A king-sized makeover.

Dear friends,

photo[4]

Last week I made a quick business trip to St. Louis and, while I was there, I picked up a few things for Kate’s room. The results are shown in the Instagram photo above.

Maybe it’s just me, but I think there’s nothing that perks up a bedroom quite like new bedding. In addition to buying a white seersucker duvet, I purchased a bright paisley quilt, some new throw pillows, and three fun art canvasses, which we hung over her bed and then strung with twinkly lights.  All the items came from Target.

Kate had no idea I was planning a makeover and she was thrilled with the results.

Can I just say that’s something I absolutely LOVE about my daughter? She and I share similar tastes in home decor, fashion and jewelry, so I often shop spontaneously for her. I’m not sure if I always hit the mark, or she shares my commitment to gratitude and accepts my gifts graciously. Either way, it’s nice to have a daughter who doesn’t seem to have a picky bone in her body.

Why the sudden urge to re-make her bed? Well — it’s not so sudden. When we moved two years ago, she inherited the king-size bed from our guest bedroom. Because we were moving from a four-bedroom home to a three-bedroom home, we chose to discard her full-size bed rather than the spare king-size bed. Since she was leaving for college after a year, it made more sense to keep a bigger bed in her room for the occasional guest. The only problem was that by inheriting the bed, she also inherited the bedding, which neither of us really liked that much but which we made do.

I’ve been window shopping for bedding ever since — but just never pulled the trigger. Last week, I was so happy to have her home for the summer that I broke down and loaded up during a quick dash into Target. Besides, Target has great prices and the re-do met my affordability threshhold.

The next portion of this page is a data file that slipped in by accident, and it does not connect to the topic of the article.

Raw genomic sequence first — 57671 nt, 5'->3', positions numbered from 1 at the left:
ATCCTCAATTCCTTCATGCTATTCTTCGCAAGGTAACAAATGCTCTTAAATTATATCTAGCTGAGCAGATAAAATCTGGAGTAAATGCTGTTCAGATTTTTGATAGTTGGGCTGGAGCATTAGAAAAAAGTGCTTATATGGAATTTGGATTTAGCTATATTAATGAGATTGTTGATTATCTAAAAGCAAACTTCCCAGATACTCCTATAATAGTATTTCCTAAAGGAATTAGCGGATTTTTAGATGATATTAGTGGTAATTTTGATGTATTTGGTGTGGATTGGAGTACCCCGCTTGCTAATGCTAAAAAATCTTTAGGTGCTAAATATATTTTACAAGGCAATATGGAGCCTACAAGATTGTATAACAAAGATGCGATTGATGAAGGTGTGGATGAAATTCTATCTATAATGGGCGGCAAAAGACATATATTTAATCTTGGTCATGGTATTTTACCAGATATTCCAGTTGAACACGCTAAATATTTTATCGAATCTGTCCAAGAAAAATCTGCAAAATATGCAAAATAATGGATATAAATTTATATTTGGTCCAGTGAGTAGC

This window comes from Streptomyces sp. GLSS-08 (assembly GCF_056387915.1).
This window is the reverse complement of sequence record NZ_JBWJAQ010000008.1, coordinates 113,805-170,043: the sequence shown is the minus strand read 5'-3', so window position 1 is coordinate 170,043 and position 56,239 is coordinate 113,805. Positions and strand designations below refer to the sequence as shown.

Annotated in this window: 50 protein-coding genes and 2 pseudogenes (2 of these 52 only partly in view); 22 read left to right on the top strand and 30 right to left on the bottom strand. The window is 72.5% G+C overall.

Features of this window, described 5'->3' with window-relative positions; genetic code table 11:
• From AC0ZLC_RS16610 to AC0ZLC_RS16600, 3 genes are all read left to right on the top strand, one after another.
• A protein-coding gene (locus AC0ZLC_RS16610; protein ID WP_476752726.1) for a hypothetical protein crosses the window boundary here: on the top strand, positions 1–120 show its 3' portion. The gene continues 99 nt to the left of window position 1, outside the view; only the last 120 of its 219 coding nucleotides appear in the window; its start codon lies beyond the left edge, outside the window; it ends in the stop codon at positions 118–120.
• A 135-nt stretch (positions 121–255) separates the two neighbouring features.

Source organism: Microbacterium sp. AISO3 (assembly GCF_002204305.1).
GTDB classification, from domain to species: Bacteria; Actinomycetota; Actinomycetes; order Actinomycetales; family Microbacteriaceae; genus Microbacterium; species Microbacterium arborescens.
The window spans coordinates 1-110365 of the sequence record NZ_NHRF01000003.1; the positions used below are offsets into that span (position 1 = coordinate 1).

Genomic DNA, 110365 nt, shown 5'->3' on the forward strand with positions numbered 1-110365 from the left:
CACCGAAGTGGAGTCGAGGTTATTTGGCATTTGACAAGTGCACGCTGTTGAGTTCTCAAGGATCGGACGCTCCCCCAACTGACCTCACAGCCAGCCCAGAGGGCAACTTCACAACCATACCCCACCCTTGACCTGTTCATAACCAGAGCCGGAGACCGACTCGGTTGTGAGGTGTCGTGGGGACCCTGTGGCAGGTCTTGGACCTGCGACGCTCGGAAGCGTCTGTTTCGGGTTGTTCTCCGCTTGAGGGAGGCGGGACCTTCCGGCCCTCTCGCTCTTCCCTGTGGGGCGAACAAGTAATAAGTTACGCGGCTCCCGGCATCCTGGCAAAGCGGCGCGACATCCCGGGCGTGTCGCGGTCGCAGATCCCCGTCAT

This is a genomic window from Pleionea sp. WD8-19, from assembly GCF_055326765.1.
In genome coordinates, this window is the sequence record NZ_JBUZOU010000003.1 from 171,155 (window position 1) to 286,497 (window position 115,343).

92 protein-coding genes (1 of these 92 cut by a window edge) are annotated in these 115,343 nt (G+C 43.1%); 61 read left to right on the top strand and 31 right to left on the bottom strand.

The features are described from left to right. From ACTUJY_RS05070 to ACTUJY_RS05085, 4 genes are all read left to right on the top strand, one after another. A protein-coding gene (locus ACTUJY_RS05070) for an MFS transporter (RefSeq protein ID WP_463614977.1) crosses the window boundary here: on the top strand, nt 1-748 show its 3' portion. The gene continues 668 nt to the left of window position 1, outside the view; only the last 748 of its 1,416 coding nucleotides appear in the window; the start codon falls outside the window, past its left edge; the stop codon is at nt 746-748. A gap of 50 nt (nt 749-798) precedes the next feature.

I think the bright oranges, yellows and pinks look terrific with her turquoise walls. And you can imagine how blank the wall above her bed looked before we hung the art. In the words of my favorite philosopher, popularly known as the Dude, the art “really tied the room together.”

If you’re interested in a closer look at some of the items, you can find the duvet here, a version of the Love pillow here, the quilt here, and the three canvasses here and here and here.

I’m delighted that Kate has a summer oasis to call her own with a true college-coed vibe, instead of the stuffy, old-lady vibe created by our former guest-room castoffs.

With gratitude {for a quick-fix and the opportunity to spread some love to my favorite college girl},

Joan, who bought the Eiffel Tower canvas because she studied French in college and still dreams of aller a Paris un beau jour

From shocking to subtle: Bathroom re-do dos.

Dear friends,

I mentioned to you we recently completed a re-do of three bathrooms at our house. Truth is, only two are actually finished: 1) the powder room, which you saw in this post, and 2)  the kids’ bathroom, which I’ll show you today. The master bath is still a work in progress, stalled because I have been unable to make a decision about cabinet hardware. And of the five new light fixtures I needed for that room, only four were in stock. So — just a heads up that “bathroom re-do tres” may not show up for a while. (I have no idea why I have suddenly adopted a Spanish counting theme since I studied French in college, but I’m rolling with it.)

And, I regret to say a technical difficulty (darn computers!) has prevented me from retrieving my “before” photo of this bathroom. But you know what? You’ve got the gist of it already. You saw my kitchen before.

Blue Formica, white walls, golden oak cabinets.

And you saw my powder room before.

Blue Formica, white walls, golden oak cabinets.

The kids’ bathroom was a whole lot of the same.

But unlike the kitchen and master bath where I sprung for new marble counter tops, and unlike the powder room where I painted the counter tops, I decided to live with the Formica in the kids’ bathroom. It was a darker shade of blue that I didn’t find quite so hideous. And I figured the problem was not really the counter tops. It was the contrast of the counter tops against the plain white walls, made uglier by a cabinet finish that is two decades out of date.